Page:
Jordan Staal – Workhorse in the middle

At the point when the NHL became populated with three Staal brothers (plus Jared in the AHL), talk started about the possibility of them uniting. Hurricanes fans of course pegged this meeting for Raleigh. Two-thirds of that (three-fourths if you count Jared) came to fruition on June 22, 2012 when the Canes paid the hefty price of Brandon Sutter, recent second-rounder Brian Dumoulin and the Canes 2012 first round pick (#8 overall). On that HUGE day in Jordan Staal’s life, he was married and started a new chapter with a new team in his NHL career. Shortly after the trade Staal signed a ten-year deal with the Hurricanes and also gained an assistant captain role positioning him to be a part of the team’s core for a long time to come. Jordan Staal adds a physically imposing presence for the Canes first or second line and the elite shutdown capabilities that he developed in his 3rd-line role behind Sidney Crosby and Evgeni Malkin in Pittsburgh. Whether you want to label him an elite shutdown center, a two-way player or whatever else, he brings a physical presence and a difficult matchup for even the elite players of the NHL. In the lockout-shortened 2012-13 season which was his first as a Hurricane, Staal had ten goals and 21 assists in 48 games. He followed that up with 15 goals and 25 assists in 82 games in 2013-14. The Canes then learned just what he meant for the team’s lineup when he missed the first half of the 2014-15 season with a broken leg. The team floundered without him eating up a...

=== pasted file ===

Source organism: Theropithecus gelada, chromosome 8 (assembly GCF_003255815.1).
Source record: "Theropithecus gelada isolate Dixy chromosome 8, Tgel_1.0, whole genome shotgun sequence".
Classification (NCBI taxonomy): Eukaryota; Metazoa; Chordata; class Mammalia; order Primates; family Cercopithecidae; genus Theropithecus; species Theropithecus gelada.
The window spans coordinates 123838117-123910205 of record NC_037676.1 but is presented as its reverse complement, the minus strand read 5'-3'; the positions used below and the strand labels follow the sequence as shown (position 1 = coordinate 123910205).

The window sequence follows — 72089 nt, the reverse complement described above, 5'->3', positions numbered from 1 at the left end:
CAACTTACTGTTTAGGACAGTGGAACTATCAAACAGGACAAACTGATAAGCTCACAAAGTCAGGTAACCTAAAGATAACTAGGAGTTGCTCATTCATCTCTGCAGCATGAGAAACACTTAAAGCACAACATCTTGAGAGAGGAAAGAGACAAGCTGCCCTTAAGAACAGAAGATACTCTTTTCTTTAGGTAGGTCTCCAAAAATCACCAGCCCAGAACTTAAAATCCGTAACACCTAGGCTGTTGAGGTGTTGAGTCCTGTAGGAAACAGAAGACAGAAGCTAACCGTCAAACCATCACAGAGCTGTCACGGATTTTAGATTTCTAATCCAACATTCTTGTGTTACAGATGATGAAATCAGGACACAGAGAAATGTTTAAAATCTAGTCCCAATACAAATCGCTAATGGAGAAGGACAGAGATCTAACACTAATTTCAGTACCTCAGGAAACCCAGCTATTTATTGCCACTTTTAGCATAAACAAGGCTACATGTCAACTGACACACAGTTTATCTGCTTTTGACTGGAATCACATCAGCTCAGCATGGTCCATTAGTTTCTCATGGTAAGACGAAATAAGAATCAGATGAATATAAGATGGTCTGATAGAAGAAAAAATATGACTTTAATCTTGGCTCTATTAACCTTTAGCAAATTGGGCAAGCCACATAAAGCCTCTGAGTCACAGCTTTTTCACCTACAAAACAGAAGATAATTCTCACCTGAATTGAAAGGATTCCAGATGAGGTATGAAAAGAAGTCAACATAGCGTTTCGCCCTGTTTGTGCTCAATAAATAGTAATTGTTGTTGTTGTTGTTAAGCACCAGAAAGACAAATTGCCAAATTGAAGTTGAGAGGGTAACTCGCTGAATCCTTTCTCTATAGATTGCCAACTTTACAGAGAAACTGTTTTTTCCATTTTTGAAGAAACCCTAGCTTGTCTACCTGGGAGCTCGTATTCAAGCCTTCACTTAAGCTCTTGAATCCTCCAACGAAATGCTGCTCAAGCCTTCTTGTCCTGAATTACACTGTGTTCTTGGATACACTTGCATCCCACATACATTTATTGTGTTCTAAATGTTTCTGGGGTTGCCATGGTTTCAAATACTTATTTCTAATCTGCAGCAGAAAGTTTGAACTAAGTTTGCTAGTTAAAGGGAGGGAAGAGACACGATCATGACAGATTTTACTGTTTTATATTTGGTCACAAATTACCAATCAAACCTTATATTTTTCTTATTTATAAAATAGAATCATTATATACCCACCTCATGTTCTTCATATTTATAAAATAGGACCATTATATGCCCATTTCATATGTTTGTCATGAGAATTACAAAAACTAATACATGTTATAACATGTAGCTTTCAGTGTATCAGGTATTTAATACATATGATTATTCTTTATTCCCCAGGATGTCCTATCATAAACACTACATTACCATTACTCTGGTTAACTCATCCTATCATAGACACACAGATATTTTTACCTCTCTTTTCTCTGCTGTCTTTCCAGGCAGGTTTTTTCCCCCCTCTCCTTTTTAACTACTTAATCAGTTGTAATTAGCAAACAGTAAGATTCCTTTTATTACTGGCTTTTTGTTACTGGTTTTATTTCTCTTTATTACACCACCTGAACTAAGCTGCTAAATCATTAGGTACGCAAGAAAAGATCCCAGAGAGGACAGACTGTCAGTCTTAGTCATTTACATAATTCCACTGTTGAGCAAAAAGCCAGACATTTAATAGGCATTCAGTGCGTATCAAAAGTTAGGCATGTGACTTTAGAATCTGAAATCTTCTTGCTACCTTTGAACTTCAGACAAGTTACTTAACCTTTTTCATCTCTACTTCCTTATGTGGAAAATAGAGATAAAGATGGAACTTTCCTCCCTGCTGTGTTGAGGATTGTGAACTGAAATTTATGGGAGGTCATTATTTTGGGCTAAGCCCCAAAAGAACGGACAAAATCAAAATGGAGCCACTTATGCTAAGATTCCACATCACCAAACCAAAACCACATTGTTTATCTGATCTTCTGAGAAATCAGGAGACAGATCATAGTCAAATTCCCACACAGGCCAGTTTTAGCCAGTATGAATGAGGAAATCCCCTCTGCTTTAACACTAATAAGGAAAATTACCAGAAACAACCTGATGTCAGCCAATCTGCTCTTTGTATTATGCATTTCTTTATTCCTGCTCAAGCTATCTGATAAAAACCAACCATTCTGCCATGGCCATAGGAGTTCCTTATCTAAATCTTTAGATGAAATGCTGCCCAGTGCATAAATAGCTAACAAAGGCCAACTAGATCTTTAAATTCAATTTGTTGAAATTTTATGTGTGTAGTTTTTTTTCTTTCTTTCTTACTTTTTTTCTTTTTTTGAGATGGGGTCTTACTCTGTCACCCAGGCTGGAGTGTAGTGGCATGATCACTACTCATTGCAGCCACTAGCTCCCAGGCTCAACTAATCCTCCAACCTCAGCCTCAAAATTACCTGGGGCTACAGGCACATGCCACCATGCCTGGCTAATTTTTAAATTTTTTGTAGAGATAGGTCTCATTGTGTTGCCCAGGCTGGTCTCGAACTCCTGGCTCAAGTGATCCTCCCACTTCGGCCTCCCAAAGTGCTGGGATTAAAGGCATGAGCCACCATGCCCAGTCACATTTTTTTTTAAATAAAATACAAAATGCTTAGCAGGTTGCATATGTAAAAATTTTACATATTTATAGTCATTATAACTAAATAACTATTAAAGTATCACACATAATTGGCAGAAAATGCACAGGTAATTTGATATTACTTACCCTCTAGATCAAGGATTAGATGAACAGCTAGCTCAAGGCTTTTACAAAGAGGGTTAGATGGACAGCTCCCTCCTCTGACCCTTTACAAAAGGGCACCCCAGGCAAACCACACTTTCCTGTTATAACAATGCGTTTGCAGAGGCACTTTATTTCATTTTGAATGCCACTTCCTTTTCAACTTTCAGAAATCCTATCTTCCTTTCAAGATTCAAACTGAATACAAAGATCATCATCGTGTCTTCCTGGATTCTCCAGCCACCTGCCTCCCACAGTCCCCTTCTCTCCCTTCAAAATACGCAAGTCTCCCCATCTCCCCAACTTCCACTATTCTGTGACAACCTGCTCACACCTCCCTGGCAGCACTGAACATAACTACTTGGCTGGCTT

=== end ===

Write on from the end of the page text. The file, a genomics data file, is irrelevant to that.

What role for Jordan Staal?

What role for Jordan Staal?

Reports heading into the Carolina Hurricanes training camp last September were that both Eric and Jordan Staal were entering camp in the best shape of their hockey lives and ready to roll into the 2014-15. Those plans were destroyed when Jordan Staal twisted awkwardly and broke his leg in a preseason game. The effect on the team was brutal. Already light on depth at forward, the Canes stumbled out of the gate to the tune of an 0-6-2 start and were more or less out of playoff contention about 20 games into the 40 that they expected to be without Jordan Staal. The team was noticeably better when Jordan Staal finally stepped into the lineup on December 29 at almost the midway point of the season. His six goals and 18 assists in 46 games (43-point pace for 82 games) was nothing to write home about especially when you coupled with the fact that Peters went top-heavy with his lineup pairing the Staals and usually using the best option he could find at right wing.  But headline stats aside, it was obvious to anyone watching the team game in and game out that Jordan Staal made the Canes much better. And therein lies the dilemma with Jordan Staal and where he fits for the 2015-16 season. He is not a stereotypical first or second line center. He does not possess high end playmaking/puck distribution skills that drive scoring chances for his line mates like a Nicklas Backstrom. He is not a pure finishing type of center like Steven Stamkos. In fact, I think it is fair to say that...